Walking with a cane and a limp, an old man comes down the street. Children flee at his approach, persons of means or dignity cross the street lest they enter his path. Darkness seems to follow the figure, clinging to his long coat in the cold autumn drizzle. He makes no attempt to shield himself from the damp air or the terrified stares, his hands scarred and powerful, gripping a silver tipped cane of ebony.
In the darkness of his mind they are fleeing their superior; he once owned this street and is now rich for it.
They are fleeing their liege; he owns the mortgages up and down these streets and most of them are behind in their payments.
They are fleeing their god; terrible and wrathful and full of power and judgement.
He made himself he would joke, back in the days when he was still invited to people’s homes and gatherings, with his own 2 hands. He walked with a cane even then, though it was heavier in those days, oak shod in iron, and not for supporting his weight. None dared cross him he recalls, limping in the rain. A grin plays over the old mans face, it would still be charming if everyone had not learned.
He had friends everywhere back then; everyone welcomed him with open arms, a smile and a wad of bills. The minimum payments, he always shook his head at those ones, he’d explain calmly about interest, how it was best for everyone if he got his money faster. A few heeded him; those few got to keep their homes, and good health, when the depression came.
Shaking himself out of reminiscing the grey old man noted he had arrived at a grand house, poorly maintained. Fond memories, this was the first house he’d claimed in lieu of payment, from all those years ago, the beginning of his empire and he was about to own it again. How nice. It seemed like it was yesterday that foreclosure, the crying children, the cowering wife, the husband broken and bleeding, signing a document he couldn’t read. No one could stand against him back then, he was quick and sure and strong.
He had found a better way now he though, pinning the eviction notice softly to the door. Now any could stand against him, old and growing frail. It was just that none dared. Nearly dancing down the steps he took his cane by the end and took and experimental swing with the weighted head. It was comforting to know he still had some of the old strength and speed; that he could if it came to it, make himself again.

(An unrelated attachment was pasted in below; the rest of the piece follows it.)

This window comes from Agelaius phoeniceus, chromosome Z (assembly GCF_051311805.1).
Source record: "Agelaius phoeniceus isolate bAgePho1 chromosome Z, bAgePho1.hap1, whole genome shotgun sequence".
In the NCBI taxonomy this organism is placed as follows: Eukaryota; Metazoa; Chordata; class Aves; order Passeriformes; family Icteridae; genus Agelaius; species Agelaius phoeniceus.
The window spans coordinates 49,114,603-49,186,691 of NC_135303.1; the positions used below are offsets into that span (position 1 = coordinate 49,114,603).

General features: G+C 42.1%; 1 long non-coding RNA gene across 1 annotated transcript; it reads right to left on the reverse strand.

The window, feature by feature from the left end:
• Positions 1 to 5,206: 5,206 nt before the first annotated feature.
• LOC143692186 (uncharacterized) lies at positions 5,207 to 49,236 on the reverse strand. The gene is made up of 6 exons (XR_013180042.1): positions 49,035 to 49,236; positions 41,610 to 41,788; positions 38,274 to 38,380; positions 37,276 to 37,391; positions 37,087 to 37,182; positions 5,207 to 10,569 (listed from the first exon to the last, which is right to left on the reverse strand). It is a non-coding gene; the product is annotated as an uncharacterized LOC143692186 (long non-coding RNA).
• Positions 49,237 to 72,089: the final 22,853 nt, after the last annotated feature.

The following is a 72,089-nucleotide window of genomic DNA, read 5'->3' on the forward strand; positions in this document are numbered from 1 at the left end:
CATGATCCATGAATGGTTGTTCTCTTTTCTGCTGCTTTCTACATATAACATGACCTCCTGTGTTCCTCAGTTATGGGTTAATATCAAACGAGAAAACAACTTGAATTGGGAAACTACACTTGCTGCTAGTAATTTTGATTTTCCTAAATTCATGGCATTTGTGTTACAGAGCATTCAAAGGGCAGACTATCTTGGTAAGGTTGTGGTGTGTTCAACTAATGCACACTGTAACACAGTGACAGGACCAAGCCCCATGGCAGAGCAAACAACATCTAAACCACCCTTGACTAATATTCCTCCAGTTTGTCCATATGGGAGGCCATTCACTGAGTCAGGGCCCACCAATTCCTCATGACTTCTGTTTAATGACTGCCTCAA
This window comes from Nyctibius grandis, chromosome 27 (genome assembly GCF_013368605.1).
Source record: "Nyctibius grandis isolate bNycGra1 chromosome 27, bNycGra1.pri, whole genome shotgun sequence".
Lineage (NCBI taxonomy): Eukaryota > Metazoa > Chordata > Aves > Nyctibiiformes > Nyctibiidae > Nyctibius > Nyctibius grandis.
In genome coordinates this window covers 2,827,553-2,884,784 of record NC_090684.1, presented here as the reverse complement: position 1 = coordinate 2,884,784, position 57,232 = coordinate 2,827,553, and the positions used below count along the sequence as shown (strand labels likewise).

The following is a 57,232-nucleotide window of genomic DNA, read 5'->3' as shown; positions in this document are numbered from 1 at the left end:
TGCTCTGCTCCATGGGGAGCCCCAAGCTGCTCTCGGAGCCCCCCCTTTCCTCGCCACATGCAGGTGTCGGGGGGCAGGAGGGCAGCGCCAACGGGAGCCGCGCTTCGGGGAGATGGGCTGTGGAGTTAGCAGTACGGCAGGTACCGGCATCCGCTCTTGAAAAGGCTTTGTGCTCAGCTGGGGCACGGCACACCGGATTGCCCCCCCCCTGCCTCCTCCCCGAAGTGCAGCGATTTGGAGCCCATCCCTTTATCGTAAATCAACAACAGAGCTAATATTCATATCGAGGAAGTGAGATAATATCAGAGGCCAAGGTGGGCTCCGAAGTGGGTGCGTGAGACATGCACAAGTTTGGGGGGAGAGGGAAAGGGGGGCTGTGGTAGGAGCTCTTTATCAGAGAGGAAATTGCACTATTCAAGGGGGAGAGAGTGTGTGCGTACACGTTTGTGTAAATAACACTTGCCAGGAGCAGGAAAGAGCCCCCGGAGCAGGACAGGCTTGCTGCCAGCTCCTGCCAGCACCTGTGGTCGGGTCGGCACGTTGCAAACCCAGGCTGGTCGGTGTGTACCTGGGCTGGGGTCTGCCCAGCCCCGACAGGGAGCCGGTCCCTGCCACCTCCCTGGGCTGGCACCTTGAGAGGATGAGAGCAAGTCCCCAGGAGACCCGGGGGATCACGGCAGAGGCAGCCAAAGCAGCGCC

The depression, he almost laughed out loud at the thought of it. It would not have been possible to come out of it richer. He was never on the stocks, never trusted wealth he couldn’t reach out his hand, touch and snatch. When everyone else was scrounging to survive he was living well and foreclosing on bad debt. Suddenly he had gone from a small scale loan dealer to a large scale land owner and now that none could buy homes everyone had to rent slums. Sure it wasn’t much, but it let him ride out the worst of it until the war.
Thank god for the war. As one of the few real investors he was able to ride it to the top. Business man and corner stone of the war machine there was no thought of him being included in the draft, he was essential to the effort. Grinning again, this time in a leer, he recalled all the poor lonely ladies working away in the factories in need of consoling, their husbands so far away. How many of these kids struggling to pay the bills were really his children or grandchildren. This time he did laugh out loud, heirless his legacy was quite safe, his empire was not about to fall over night and he had grandchildren aplenty, each case quietly paid off for the thinnest fraction of his wealth. Indeed he came for visits in his old neighbourhood, to see the family that could have been. It was his gift to them; to show them how high they could go.
Walking with a cane and a limp, an old monster comes down the street. Children flee at its approach, persons of means or dignity cross the street lest they enter it path. Darkness seems to follow the beast, clinging to it long coat in the cold autumn night drizzle. The monster makes no attempt to shield itself from the damp air or the stares, its coat billowing in the chill wind, its hands scarred, gripping a silver tipped cane of ebony.
Wednesday, October 1, 2008
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I like. Very believable. The last paragraph where you repeated yourself seemed a little off, might used a bit more variance in what how you said it, if not what you said, but it was good closer. Definitely fit the feel.
I was similarly dissatisfied with the end actually. I tried to change it but it refused to be changed. I might not have actually finished it yet. We'll see if I get the itch and add more.
Wow, that was a great take on the "monster!" Great take on the quote!
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